By WESCO Marketing
WESCO is a global supply chain solutions leader who services customers’ MRO, OEM, and capital project needs.
Efficiency on a lighting project is critical to profitability. Contractors seek ways to save time and money — particularly on labor costs — to ensure maximum profitability from every job. While lighting installations come with their own set of challenges, properly managing material can save time and ultimately increase job profitability.
Here are some challenges that lighting installations present and how partnering on a staged-and-stored solution will streamline the process.
Lighting installations can be especially problematic for contractors for a number of reasons. Most other installations such as wiring devices, conduit and wire don’t have fragile elements that need coordination. The most common lighting installation challenges include:
• Lighting is fragile. Aside from the damage that can cause project delays, time is spent locating and unwrapping lighting components. Packing material also needs to be disposed of and removed from the job site.
• Lighting consists of many components. Multiple components and assemblies consisting of linear lengths, elbows, stems, cords, lenses and baffles must be located and prepared for assembly and installation.
• Lighting shipments require synchronized coordination. Fixtures need to be tracked, received, and delivered when, where, and how they are needed within the job site.
Taking the pain out of lighting installations is possible with the right partner. A contractor’s competitive edge can come from a strategic relationship with his or her distributor. More than 70 percent of contractors who implement at least one material management solution offered by a distributor reported increased savings and improved profitability.
For maximum efficiency and profitability, work with your distributor to follow these five steps of lighting material management. Let your partner manage the material while your team focuses on the actual installation.
Staying aligned on a project requires involvement from the beginning. Conduct a pre-construction meeting between the contractor and the distributor partner to coordinate logistics. A good channel of communication ensures that everything is scheduled to arrive when and where it is needed for installation.
After outlining a logistics plan, the distributor can accept shipments first, receiving material in a controlled environment instead of having delivery go straight to the site. This eliminates multiple (and potentially unscheduled) shipments of material to the jobsite, removing the need for shipment to be processed and checked by contractor personnel.
This method also reduces the risk of defects. Materials are inspected to ensure that there is no obvious damage or shortage.
Once materials are inspected, the distributor reviews the bill of lading. Piece and carton counts are confirmed and verified against the supplier packing slip. After confirming items and quantities, materials are identified and marked by type and install area as requested by the contractor.
Now that material is verified and confirmed, the distributor will repackage the material per the contractor’s specs for delivery to the site. This is managed by project phase. For example, material can be rough or trim. It may also be organized by area, such as by floor, quadrant, unit, or point of installation.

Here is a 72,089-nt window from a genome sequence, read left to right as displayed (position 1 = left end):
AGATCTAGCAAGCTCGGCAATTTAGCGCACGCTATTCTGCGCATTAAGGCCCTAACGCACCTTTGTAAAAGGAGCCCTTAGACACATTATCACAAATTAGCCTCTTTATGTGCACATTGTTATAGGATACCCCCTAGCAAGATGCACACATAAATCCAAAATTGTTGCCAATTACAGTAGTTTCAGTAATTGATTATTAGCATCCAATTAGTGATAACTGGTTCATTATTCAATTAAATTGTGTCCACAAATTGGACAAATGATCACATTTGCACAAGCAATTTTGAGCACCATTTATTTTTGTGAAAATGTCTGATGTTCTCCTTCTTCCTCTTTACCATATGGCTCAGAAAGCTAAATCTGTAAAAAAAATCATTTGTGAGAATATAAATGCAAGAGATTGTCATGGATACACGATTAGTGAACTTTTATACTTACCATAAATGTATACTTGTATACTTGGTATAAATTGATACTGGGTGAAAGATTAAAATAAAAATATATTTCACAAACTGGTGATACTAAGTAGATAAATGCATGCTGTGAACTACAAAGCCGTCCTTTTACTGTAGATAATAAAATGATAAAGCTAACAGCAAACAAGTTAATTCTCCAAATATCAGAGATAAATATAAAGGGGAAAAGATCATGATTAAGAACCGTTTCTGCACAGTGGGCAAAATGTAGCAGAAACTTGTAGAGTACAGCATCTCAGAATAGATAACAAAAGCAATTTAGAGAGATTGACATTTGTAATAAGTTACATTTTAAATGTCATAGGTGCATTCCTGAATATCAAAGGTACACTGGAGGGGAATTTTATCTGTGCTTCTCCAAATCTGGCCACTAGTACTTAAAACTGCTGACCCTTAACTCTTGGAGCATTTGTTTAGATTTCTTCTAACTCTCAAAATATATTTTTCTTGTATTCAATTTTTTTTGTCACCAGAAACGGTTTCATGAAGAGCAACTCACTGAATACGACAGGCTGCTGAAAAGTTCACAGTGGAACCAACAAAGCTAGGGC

Component assemblies are packaged and labeled into outbound kits. Unnecessary packaging is removed and material is prepped for faster installation on the job.
Lastly, a distributor can create lighting order tracking reports which provide visibility to the complete order down to the line item level. These reports typically include all stages of the order life cycle from submittal through ordered, released, inbound tracking, invoicing, material storage, and release to site.
Project-specific inventory management of types, components, quantities and storage locations are shared with the contractor. This information serves as a sort of virtual warehouse. A project status report and financial reconciliations can also be available on demand to track the entire PO balance.
Partnering with your distributor and following these five material management steps results in a staged-and-stored lighting solution. A staged-and-stored (also called staged-and-release) solution is an illustrative way of describing material management for lighting. Implementing this kind of solution can build up numerous benefits for a construction contractor, including:
• Maximizing contractor time
• Optimizing logistics
• Eliminating time spent on freight claims
No time is wasted on tasks such as shipment scheduling and acceptance. The distributor verifies orders as they compare to packing slips and actual material received. Logistics are optimized from the first handling of the received materials through delivery to the job site at the designated location and specified time.
By eliminating excess touch points, material movement and the associated risk of damage or loss are mitigated. Back and forth is also reduced. Freight claims for shortage or damage and associated replacements are all coordinated by the distributor.
Lighting installations are complex for a contractor, but there’s no need to do all the work yourself. Leverage the relationship you have with your distributor to simplify shipments, eliminate defects, and mitigate job site trash. Easier installations are one partnership away.
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